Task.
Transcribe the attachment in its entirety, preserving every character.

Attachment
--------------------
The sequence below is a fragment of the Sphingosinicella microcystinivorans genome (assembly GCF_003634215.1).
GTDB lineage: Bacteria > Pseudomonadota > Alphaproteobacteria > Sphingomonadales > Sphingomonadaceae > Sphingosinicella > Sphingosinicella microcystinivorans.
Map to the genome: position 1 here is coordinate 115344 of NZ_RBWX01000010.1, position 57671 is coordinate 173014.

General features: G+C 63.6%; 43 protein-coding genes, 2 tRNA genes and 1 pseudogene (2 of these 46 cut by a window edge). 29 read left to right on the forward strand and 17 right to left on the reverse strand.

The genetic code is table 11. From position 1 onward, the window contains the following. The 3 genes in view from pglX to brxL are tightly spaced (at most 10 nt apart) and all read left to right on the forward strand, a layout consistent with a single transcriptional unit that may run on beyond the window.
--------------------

The sequence below is a fragment of the Sphingosinicella microcystinivorans genome (assembly GCF_003634215.1).
GTDB lineage: Bacteria > Pseudomonadota > Alphaproteobacteria > Sphingomonadales > Sphingomonadaceae > Sphingosinicella > Sphingosinicella microcystinivorans.
Map to the genome: position 1 here is coordinate 115344 of NZ_RBWX01000010.1, position 57671 is coordinate 173014.

General features: G+C 63.6%; 43 protein-coding genes, 2 tRNA genes and 1 pseudogene (2 of these 46 cut by a window edge). 29 read left to right on the forward strand and 17 right to left on the reverse strand.

The genetic code is table 11. From position 1 onward, the window contains the following. The 3 genes in view from pglX to brxL are tightly spaced (at most 10 nt apart) and all read left to right on the forward strand, a layout consistent with a single transcriptional unit that may run on beyond the window.